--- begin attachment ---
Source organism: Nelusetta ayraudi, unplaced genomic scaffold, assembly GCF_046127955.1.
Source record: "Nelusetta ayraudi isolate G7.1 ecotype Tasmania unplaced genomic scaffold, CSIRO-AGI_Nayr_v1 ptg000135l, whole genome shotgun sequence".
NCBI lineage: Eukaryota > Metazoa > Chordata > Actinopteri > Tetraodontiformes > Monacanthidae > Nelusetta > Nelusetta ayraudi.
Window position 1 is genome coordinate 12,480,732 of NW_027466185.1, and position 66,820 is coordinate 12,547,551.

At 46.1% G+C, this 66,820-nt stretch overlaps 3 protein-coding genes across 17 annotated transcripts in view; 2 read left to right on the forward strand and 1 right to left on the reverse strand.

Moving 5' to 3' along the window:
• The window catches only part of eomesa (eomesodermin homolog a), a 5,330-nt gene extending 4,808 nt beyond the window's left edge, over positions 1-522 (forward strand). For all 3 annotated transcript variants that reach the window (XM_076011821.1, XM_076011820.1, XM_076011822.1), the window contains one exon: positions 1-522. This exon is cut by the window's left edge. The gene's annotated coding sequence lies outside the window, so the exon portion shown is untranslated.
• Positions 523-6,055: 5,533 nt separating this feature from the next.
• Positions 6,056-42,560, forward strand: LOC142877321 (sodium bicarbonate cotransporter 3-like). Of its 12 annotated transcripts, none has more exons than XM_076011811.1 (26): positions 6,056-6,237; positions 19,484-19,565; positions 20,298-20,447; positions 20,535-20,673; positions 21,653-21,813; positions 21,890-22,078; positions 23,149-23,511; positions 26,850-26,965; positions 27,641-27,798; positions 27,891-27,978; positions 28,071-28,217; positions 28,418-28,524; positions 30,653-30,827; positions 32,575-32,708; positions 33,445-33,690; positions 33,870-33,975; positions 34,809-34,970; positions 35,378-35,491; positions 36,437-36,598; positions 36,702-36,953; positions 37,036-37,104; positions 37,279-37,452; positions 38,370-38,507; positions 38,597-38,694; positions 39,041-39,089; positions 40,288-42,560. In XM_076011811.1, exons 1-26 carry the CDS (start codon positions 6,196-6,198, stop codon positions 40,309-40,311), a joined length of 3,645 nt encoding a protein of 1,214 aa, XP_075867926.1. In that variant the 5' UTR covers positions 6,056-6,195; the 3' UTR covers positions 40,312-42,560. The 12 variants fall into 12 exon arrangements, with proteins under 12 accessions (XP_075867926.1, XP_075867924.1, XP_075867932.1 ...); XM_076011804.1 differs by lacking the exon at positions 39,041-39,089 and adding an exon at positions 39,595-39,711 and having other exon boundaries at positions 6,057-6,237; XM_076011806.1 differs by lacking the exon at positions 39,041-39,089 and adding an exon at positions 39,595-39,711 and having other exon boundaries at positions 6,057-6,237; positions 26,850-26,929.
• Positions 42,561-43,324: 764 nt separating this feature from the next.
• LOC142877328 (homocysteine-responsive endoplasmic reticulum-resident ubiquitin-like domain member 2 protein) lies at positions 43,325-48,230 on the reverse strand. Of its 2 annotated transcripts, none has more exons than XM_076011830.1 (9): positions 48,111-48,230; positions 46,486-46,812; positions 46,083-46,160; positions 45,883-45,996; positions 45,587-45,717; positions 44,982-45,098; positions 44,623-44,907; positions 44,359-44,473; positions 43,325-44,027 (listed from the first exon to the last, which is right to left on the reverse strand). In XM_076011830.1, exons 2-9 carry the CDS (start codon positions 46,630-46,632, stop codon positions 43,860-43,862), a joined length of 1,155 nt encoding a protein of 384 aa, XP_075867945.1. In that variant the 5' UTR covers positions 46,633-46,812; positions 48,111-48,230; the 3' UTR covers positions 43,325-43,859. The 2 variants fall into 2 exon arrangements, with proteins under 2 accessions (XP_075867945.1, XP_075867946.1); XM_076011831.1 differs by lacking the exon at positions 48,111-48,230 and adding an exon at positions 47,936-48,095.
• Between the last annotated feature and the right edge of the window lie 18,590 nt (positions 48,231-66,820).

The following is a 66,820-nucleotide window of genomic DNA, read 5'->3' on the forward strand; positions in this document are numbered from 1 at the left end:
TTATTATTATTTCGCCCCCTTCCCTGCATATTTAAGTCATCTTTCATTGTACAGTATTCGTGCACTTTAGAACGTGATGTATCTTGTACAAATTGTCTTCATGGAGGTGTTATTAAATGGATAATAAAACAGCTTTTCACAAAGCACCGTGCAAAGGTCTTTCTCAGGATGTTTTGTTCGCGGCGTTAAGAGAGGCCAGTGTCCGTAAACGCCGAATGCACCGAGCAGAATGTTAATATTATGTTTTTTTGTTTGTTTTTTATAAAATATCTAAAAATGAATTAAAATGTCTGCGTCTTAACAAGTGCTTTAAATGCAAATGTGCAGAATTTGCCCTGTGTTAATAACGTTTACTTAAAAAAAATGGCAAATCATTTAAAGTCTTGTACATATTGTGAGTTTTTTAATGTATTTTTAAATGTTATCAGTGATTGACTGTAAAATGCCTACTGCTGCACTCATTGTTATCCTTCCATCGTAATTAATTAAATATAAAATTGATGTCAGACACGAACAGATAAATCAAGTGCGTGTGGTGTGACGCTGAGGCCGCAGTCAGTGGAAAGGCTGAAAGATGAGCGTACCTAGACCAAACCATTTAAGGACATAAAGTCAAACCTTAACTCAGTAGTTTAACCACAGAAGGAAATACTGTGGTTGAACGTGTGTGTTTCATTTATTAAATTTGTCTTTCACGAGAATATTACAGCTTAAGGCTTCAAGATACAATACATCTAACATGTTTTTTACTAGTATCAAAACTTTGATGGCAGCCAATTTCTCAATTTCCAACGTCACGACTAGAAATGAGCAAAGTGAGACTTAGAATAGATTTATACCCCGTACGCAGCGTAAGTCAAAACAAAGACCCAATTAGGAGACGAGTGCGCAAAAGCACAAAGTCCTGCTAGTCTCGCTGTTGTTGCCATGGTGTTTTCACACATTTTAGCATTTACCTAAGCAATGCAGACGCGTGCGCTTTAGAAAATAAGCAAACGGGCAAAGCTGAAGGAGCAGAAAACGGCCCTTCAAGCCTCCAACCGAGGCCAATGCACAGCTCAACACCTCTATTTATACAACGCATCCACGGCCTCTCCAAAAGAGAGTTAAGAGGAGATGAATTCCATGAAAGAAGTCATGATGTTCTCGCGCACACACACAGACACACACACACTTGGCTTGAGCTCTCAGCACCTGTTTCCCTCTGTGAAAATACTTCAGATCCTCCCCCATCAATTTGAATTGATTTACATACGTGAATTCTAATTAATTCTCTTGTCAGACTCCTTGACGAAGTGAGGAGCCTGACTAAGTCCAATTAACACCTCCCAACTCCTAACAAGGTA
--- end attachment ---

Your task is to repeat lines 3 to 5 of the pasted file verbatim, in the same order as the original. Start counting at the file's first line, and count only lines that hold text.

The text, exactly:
NCBI lineage: Eukaryota > Metazoa > Chordata > Actinopteri > Tetraodontiformes > Monacanthidae > Nelusetta > Nelusetta ayraudi.
Window position 1 is genome coordinate 12,480,732 of NW_027466185.1, and position 66,820 is coordinate 12,547,551.

At 46.1% G+C, this 66,820-nt stretch overlaps 3 protein-coding genes across 17 annotated transcripts in view; 2 read left to right on the forward strand and 1 right to left on the reverse strand.